Sunday, March 29, 2009

"...his sins are serious, and I don’t know how God can forgive him": Pastor San Thy Matathe

K Rouge chief seeks forgiveness

Sunday 29/3/2009
Gulf Times

In this remote part of Cambodia he was once known as a teacher who converted many to Christianity—now Duch is hoping for forgiveness when his trial resumes at a UN-backed Khmer Rouge court.

Duch was the brutal regime’s torturer-in-chief, allegedly overseeing the torture and extermination of more than 15,000 men, women and children at the communist movement’s Tuol Sleng prison during the Khmer Rouge’s 1975-1979 rule.

Some who know 66-year-old Duch, whose real name is Kaing Guek Eav, say there is only one reason he is ready to own up to his past.

“In my opinion, if he had not believed in God he would not have confessed his crimes,” said San Thy Matathe, a pastor who witnessed Duch’s mid-1990s baptism in a western Cambodia river.

He recalls a meeting of evangelical Christians when Duch was particularly interested in the concept of forgiveness. In predominantly Buddhist Cambodia, most believe that killers are condemned to hell.

“He asked, ‘Will God forgive us even if we have committed the worst and most brutal sins?’” said San Thy Matathe.

“He was told, ‘Of course God will offer absolution, because God says he forgives.’”
Duch’s eldest daughter, Ky Sievkim, who still lives in the western town of Samlot where Duch hid out for years, says he converted many in the area to Christianity, including her.

“When he baptised me, he brought me to a pond and told me to raise my hands in prayer. He lightly touched my forehead with his palm and pushed me backwards into the water, then brought me back to my feet,” she said.

Back in the mid-1990s, Duch was living under an assumed name in western Cambodia. His wife had been murdered in an apparent robbery.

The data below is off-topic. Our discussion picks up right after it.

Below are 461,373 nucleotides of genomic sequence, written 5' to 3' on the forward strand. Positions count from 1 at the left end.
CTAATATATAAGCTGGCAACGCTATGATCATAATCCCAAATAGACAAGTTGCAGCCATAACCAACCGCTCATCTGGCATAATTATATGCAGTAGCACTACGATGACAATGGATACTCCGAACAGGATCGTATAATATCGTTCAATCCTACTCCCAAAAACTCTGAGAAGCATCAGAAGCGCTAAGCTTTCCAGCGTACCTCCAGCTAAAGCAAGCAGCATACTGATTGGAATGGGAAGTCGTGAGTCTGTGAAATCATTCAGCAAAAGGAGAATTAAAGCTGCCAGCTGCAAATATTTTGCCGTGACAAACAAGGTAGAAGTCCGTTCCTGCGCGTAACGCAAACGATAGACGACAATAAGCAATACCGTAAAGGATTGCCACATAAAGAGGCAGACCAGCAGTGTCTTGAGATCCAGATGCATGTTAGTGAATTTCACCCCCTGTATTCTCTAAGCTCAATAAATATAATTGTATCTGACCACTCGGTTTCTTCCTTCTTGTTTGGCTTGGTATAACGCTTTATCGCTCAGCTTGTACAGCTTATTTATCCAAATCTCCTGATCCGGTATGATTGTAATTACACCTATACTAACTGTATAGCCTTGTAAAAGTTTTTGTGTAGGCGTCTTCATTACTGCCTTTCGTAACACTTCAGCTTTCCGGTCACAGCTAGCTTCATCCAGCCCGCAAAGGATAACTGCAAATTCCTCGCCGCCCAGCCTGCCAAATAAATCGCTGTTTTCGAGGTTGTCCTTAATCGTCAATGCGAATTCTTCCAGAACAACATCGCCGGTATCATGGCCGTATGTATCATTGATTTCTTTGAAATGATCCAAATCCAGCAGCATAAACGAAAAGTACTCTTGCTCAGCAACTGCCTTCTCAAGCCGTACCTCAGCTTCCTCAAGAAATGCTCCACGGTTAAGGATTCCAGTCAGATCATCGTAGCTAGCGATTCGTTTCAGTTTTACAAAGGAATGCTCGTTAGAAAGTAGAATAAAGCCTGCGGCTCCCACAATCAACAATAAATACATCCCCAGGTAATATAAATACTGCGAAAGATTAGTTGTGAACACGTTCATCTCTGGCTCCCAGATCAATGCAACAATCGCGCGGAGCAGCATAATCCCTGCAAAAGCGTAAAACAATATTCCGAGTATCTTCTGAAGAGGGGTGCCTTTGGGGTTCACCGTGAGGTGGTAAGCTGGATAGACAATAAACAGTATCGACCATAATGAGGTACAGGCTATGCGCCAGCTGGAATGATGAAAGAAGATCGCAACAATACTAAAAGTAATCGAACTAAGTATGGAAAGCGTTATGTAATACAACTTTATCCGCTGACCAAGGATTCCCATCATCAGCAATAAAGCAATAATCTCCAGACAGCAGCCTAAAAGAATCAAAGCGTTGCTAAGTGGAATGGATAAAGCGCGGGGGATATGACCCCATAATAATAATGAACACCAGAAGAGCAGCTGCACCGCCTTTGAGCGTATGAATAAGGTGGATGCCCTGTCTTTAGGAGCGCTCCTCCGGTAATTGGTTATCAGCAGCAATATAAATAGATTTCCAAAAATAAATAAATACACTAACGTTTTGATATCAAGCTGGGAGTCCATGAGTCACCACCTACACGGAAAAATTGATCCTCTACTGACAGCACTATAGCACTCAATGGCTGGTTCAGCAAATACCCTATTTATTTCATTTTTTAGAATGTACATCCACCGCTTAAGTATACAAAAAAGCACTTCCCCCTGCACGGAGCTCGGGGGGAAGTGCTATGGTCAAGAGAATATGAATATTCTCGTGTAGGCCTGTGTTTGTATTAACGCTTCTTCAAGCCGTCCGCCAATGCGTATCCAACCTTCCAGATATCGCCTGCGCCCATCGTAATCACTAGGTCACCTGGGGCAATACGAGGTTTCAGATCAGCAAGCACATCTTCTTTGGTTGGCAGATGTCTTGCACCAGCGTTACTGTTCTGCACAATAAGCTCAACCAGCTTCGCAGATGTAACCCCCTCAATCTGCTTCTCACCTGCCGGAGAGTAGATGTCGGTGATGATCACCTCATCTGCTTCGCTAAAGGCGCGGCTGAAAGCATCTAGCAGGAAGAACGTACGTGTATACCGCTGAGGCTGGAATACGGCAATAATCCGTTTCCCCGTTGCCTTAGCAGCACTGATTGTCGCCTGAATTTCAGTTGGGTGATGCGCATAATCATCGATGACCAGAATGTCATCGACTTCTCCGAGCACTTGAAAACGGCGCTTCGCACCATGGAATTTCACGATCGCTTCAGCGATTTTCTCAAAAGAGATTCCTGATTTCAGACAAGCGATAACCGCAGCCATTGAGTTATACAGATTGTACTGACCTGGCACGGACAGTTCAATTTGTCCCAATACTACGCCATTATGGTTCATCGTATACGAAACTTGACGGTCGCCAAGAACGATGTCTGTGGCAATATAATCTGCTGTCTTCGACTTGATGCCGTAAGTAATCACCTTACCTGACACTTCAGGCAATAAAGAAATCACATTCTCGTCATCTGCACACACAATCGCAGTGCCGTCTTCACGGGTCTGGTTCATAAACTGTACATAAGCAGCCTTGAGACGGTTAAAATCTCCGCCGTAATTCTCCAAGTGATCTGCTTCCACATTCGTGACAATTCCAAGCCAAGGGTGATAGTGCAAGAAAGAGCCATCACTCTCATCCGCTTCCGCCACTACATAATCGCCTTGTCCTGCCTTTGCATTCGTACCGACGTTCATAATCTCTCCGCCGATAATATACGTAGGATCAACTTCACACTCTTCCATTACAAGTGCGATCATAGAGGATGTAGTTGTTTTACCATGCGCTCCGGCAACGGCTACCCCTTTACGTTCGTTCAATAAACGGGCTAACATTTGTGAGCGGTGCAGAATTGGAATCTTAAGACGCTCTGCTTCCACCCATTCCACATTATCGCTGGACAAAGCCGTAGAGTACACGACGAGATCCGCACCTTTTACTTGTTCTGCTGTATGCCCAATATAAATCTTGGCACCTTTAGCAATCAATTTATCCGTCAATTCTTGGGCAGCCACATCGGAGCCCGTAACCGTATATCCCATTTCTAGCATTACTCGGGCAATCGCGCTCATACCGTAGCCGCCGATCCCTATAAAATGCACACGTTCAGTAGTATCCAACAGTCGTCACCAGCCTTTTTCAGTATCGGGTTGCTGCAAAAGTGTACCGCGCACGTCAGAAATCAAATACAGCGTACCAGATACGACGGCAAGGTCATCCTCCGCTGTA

None who knew him then would say whether the promise of salvation influenced his religious conversion.

Their descriptions of Duch as a gentle teacher, however, are far different from those given by people who worked under him at the prison in the Cambodian capital Phnom Penh, where he was feared by nearly everyone.

At Tuol Sleng, the ever-meticulous Duch built up a huge archive of photos, confessions and other documents with which the final horrible months of thousands of inmates’ lives can be traced—and used to convict him.

Photojournalist Nic Dunlop, who uncovered Duch in 1999, wrote that he had set about spreading his new faith with the same zeal with which he had once embraced communism.

Of the five former Khmer Rouge leaders currently imprisoned by the war crimes court, Duch is the only one who admits guilt for atrocities committed by the regime which killed up to 2mn people.

The trial of former Khmer Rouge ideologue Nuon Chea, head of state Khieu Samphan, foreign minister Ieng Sary and his wife, minister of social affairs Ieng Thirith, is scheduled to begin later this year.

But as Duch awaits his public confession in court, he has been preaching the word of Christ to the other detainees, says Pastor Bun San In, a church organiser in Battambang, the main city near Samlot.

“He wants all the detainees there to experience God,” says Bun San In, who took holy communion with Duch twice last year at the Khmer Rouge court jail.

“Duch reads the Bible and tries to pass it to the others and get them to believe in Christ... that’s what he told us,” the pastor adds.

In the 1990s, he was just as pious.

Local restaurant owner Sok Lan, who briefly rented a plot of land from Duch, says he planned to build a church on his property in the months before his 1999 arrest by the Cambodian government.

Bun San In, the pastor from Battambang, says Duch’s faith has not wavered during his decade behind bars.

“Among the detainees, Duch looks happier than the others and doesn’t care when he will die,” he says.

Duch’s defence team appears to hope that his confession will bring a lighter sentence, so he does not spend the rest of his life in prison.

But even if the former prison chief is set free one day, San Thy Matathe is not so sure religion will save him.

“The Bible says God will forgive all past sins. But his sins are serious, and I don’t know how God can forgive him,” the pastor says. “In the Bible, it says God will forgive all past sins. But there’s a limit.”

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